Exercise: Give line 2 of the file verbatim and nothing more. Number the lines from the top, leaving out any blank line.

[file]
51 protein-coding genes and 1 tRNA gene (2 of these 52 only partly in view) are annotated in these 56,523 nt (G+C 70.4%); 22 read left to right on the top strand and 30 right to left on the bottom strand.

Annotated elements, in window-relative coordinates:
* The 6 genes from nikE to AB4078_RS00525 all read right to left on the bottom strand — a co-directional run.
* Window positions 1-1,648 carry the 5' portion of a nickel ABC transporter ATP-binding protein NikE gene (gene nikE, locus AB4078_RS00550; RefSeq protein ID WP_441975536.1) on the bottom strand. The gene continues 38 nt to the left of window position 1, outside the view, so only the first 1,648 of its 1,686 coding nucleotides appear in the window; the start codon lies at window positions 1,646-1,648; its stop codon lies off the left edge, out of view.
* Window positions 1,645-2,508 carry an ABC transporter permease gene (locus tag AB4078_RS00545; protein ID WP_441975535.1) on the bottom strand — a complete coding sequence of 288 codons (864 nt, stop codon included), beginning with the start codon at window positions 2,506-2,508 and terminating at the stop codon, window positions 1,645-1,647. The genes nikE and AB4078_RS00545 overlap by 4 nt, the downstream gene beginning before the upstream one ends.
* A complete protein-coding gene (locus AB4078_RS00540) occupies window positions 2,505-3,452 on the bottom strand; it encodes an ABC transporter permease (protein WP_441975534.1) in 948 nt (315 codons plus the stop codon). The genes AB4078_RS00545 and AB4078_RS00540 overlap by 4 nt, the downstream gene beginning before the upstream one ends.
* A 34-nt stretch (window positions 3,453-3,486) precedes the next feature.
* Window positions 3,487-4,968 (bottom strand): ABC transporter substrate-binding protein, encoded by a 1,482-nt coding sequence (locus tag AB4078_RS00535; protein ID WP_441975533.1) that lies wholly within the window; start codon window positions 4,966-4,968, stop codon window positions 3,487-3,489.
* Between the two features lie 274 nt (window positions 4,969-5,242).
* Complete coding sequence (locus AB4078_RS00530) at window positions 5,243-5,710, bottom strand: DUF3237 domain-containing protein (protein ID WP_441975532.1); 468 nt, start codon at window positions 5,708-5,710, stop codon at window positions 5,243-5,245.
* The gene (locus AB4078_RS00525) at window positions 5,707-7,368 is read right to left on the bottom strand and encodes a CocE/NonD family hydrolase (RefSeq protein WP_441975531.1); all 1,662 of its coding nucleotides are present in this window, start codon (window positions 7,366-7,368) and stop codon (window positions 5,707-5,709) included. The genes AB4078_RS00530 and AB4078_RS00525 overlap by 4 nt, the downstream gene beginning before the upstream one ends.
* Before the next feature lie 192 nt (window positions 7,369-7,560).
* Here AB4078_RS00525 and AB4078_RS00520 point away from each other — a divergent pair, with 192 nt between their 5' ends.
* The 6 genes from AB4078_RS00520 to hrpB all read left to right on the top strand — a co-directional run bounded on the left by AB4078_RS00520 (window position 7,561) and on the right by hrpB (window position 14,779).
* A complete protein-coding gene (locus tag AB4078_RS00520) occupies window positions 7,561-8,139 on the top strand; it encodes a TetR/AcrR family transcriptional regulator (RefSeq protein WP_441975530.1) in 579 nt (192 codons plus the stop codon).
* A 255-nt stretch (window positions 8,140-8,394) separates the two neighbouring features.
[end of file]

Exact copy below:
Annotated elements, in window-relative coordinates: